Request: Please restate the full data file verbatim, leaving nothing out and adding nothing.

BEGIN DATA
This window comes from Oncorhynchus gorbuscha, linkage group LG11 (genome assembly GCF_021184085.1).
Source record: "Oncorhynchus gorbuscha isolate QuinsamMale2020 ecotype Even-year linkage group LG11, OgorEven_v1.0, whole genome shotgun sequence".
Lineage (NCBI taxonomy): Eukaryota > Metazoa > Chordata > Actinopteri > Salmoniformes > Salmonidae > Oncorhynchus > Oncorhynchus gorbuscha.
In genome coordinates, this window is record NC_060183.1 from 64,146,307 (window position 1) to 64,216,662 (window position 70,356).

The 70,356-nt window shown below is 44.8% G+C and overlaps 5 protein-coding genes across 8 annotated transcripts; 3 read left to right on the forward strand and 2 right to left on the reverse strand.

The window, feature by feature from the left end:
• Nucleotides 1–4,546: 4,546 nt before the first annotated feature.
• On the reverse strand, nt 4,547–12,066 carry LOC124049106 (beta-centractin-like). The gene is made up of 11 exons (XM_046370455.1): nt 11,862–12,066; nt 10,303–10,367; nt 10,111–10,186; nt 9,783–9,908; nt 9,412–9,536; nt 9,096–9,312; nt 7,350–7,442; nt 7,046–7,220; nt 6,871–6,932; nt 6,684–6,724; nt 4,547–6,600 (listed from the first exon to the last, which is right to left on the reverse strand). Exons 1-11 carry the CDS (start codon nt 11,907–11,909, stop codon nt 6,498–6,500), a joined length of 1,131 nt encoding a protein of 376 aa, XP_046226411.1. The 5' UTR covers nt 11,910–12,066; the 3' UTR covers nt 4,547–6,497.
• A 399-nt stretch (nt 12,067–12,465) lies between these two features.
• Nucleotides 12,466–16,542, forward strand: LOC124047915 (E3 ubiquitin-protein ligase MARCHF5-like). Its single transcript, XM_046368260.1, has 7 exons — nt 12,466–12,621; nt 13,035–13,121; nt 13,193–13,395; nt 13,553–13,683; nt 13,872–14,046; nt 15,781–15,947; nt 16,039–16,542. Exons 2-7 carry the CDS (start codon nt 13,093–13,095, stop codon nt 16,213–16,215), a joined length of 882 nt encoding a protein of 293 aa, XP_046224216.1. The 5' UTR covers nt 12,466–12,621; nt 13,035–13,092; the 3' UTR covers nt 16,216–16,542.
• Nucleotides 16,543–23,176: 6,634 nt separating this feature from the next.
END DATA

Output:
This window comes from Oncorhynchus gorbuscha, linkage group LG11 (genome assembly GCF_021184085.1).
Source record: "Oncorhynchus gorbuscha isolate QuinsamMale2020 ecotype Even-year linkage group LG11, OgorEven_v1.0, whole genome shotgun sequence".
Lineage (NCBI taxonomy): Eukaryota > Metazoa > Chordata > Actinopteri > Salmoniformes > Salmonidae > Oncorhynchus > Oncorhynchus gorbuscha.
In genome coordinates, this window is record NC_060183.1 from 64,146,307 (window position 1) to 64,216,662 (window position 70,356).

The 70,356-nt window shown below is 44.8% G+C and overlaps 5 protein-coding genes across 8 annotated transcripts; 3 read left to right on the forward strand and 2 right to left on the reverse strand.

The window, feature by feature from the left end:
• Nucleotides 1–4,546: 4,546 nt before the first annotated feature.
• On the reverse strand, nt 4,547–12,066 carry LOC124049106 (beta-centractin-like). The gene is made up of 11 exons (XM_046370455.1): nt 11,862–12,066; nt 10,303–10,367; nt 10,111–10,186; nt 9,783–9,908; nt 9,412–9,536; nt 9,096–9,312; nt 7,350–7,442; nt 7,046–7,220; nt 6,871–6,932; nt 6,684–6,724; nt 4,547–6,600 (listed from the first exon to the last, which is right to left on the reverse strand). Exons 1-11 carry the CDS (start codon nt 11,907–11,909, stop codon nt 6,498–6,500), a joined length of 1,131 nt encoding a protein of 376 aa, XP_046226411.1. The 5' UTR covers nt 11,910–12,066; the 3' UTR covers nt 4,547–6,497.
• A 399-nt stretch (nt 12,067–12,465) lies between these two features.
• Nucleotides 12,466–16,542, forward strand: LOC124047915 (E3 ubiquitin-protein ligase MARCHF5-like). Its single transcript, XM_046368260.1, has 7 exons — nt 12,466–12,621; nt 13,035–13,121; nt 13,193–13,395; nt 13,553–13,683; nt 13,872–14,046; nt 15,781–15,947; nt 16,039–16,542. Exons 2-7 carry the CDS (start codon nt 13,093–13,095, stop codon nt 16,213–16,215), a joined length of 882 nt encoding a protein of 293 aa, XP_046224216.1. The 5' UTR covers nt 12,466–12,621; nt 13,035–13,092; the 3' UTR covers nt 16,216–16,542.
• Nucleotides 16,543–23,176: 6,634 nt separating this feature from the next.